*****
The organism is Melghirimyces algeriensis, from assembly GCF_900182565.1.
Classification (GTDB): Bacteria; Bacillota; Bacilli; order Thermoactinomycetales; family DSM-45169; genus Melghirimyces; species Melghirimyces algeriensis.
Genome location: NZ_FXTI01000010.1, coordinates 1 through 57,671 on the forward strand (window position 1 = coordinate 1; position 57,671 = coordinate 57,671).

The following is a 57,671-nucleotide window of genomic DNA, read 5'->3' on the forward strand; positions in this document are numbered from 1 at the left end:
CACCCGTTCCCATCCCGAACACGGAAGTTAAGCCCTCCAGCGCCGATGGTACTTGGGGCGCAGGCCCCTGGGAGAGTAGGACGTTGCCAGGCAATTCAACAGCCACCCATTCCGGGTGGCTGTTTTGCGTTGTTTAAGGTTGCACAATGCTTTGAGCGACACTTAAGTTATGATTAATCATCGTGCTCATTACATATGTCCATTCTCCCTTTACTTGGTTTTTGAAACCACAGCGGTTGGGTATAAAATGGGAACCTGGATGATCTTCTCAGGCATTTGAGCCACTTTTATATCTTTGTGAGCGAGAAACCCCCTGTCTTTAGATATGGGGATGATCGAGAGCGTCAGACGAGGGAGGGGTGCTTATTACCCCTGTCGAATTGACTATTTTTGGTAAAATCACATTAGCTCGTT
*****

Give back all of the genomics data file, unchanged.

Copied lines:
The organism is Melghirimyces algeriensis, from assembly GCF_900182565.1.
Classification (GTDB): Bacteria; Bacillota; Bacilli; order Thermoactinomycetales; family DSM-45169; genus Melghirimyces; species Melghirimyces algeriensis.
Genome location: NZ_FXTI01000010.1, coordinates 1 through 57,671 on the forward strand (window position 1 = coordinate 1; position 57,671 = coordinate 57,671).

The following is a 57,671-nucleotide window of genomic DNA, read 5'->3' on the forward strand; positions in this document are numbered from 1 at the left end:
CACCCGTTCCCATCCCGAACACGGAAGTTAAGCCCTCCAGCGCCGATGGTACTTGGGGCGCAGGCCCCTGGGAGAGTAGGACGTTGCCAGGCAATTCAACAGCCACCCATTCCGGGTGGCTGTTTTGCGTTGTTTAAGGTTGCACAATGCTTTGAGCGACACTTAAGTTATGATTAATCATCGTGCTCATTACATATGTCCATTCTCCCTTTACTTGGTTTTTGAAACCACAGCGGTTGGGTATAAAATGGGAACCTGGATGATCTTCTCAGGCATTTGAGCCACTTTTATATCTTTGTGAGCGAGAAACCCCCTGTCTTTAGATATGGGGATGATCGAGAGCGTCAGACGAGGGAGGGGTGCTTATTACCCCTGTCGAATTGACTATTTTTGGTAAAATCACATTAGCTCGTT